A few days before, Japan announced its purchase of up to 500 Tomahawk cruise missiles, a move the Washington Post characterized as “a stunning break with a long tradition of eschewing offensive weapons.” With a range exceeding 1,000 miles, Tomahawks fired from Japan could easily reach Beijing, and they could hit all of North Korea. Obviously much more remains to be accomplished before Prime Minister Kishida’s objectives, and those of Defense of Japan 2022, can be achieved, but Tokyo’s forward thinking is impressive.
In South Korea, Yoon Suk-yeol, still a relatively new president, has had considerable success in moving away from the “sunshine policy” of his immediate predecessor, notably by restarting joint military exercises with the U.S., which were unwisely curtailed during President Donald Trump’s futile efforts to negotiate with Pyongyang. Yoon has also taken steps to improve relations with Japan, which is critical to more effective collective-defense measures in the Western Pacific. South Korea’s growing appreciation that Chinese threats to Taiwan implicate its own national security marks a critical advance in Seoul’s strategic vision.
Foreign Policy Is a Big Domestic Political Issue
The real problem here, in facing China and North Korea, is the passivity of the United States. President Biden’s seeming resolve to continue for a third term the failed Obama administration policy of “strategic patience” toward North Korea, and its self-imposed imperative of climate-change negotiations with China, have stifled development of an effective U.S. policy response. Once-promising initiatives like the Asian Quad are stalled, and new military initiatives regarding Korea, worthwhile though they may be, are decidedly limited in scope. Around the region, for example, concern for China’s efforts to establish hegemony has motivated Vietnam to consider major increases in weapons purchases from America, but Washington is reacting to these developments, not leading.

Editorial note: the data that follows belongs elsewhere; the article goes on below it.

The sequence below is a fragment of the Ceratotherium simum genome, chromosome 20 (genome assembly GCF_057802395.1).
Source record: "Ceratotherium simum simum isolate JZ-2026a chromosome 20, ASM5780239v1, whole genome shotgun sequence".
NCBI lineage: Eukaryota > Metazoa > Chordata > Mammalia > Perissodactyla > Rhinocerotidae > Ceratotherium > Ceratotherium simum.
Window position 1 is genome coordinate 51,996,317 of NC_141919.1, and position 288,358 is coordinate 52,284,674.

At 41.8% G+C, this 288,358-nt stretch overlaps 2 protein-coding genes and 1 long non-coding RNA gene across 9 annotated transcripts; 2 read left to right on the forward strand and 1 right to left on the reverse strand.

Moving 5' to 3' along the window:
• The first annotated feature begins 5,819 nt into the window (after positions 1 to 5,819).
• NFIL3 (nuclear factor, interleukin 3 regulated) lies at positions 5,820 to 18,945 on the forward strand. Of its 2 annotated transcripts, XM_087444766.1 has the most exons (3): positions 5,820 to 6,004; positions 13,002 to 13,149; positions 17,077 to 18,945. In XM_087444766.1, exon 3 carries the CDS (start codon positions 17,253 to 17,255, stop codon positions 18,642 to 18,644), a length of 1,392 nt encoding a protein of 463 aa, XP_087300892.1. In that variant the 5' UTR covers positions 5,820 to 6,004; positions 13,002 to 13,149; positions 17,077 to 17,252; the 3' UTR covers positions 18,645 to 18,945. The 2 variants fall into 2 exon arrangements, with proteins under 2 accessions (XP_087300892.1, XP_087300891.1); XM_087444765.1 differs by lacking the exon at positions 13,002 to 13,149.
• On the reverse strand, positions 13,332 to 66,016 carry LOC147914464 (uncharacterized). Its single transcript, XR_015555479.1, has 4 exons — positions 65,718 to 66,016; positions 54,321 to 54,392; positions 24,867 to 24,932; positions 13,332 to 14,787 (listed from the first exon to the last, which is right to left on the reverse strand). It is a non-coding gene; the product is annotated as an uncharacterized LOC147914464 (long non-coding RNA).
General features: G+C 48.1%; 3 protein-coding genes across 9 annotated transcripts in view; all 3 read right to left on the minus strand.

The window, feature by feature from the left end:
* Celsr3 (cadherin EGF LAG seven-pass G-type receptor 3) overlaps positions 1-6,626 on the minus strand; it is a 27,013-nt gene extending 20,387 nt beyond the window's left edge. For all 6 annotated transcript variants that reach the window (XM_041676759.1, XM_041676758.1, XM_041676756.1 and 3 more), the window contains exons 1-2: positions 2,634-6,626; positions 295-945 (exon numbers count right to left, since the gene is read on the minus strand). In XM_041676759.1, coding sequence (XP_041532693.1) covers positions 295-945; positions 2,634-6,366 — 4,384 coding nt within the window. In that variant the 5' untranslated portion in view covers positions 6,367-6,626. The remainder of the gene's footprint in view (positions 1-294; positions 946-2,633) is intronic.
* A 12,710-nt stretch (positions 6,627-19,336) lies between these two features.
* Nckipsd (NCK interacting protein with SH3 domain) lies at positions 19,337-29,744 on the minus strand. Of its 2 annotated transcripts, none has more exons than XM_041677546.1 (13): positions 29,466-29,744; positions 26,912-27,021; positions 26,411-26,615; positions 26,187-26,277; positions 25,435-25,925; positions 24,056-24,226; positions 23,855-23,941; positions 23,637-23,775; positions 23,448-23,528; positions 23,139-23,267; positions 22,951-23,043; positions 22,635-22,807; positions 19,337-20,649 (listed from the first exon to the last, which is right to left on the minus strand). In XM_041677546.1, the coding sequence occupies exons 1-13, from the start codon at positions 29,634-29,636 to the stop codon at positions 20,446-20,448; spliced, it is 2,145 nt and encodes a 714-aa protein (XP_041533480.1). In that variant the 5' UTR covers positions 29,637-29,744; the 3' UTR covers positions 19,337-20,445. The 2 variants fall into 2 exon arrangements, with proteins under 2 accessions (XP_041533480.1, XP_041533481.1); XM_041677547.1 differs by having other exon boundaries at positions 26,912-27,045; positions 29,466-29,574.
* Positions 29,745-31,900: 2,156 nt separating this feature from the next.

The already-underway 2024 U.S. presidential campaign is likely to turn more on foreign policy and defense matters than most other recent elections. A major land war in Europe, the continuing threats of international terrorism and nuclear proliferation, and above all China’s growing menace and that of its North Korean sidekick, are increasingly impossible to avoid. The Biden administration’s quiescence, particularly on Asian threats, jeopardizes U.S. national security. Now that it could jeopardize Biden’s political security, perhaps the White House will awaken.
Ambassador John R. Bolton served as national security adviser under President Donald J. Trump. He is the author of “The Room Where It Happened: A White House Memoir.” You can follow him on Twitter: @AmbJohnBolton.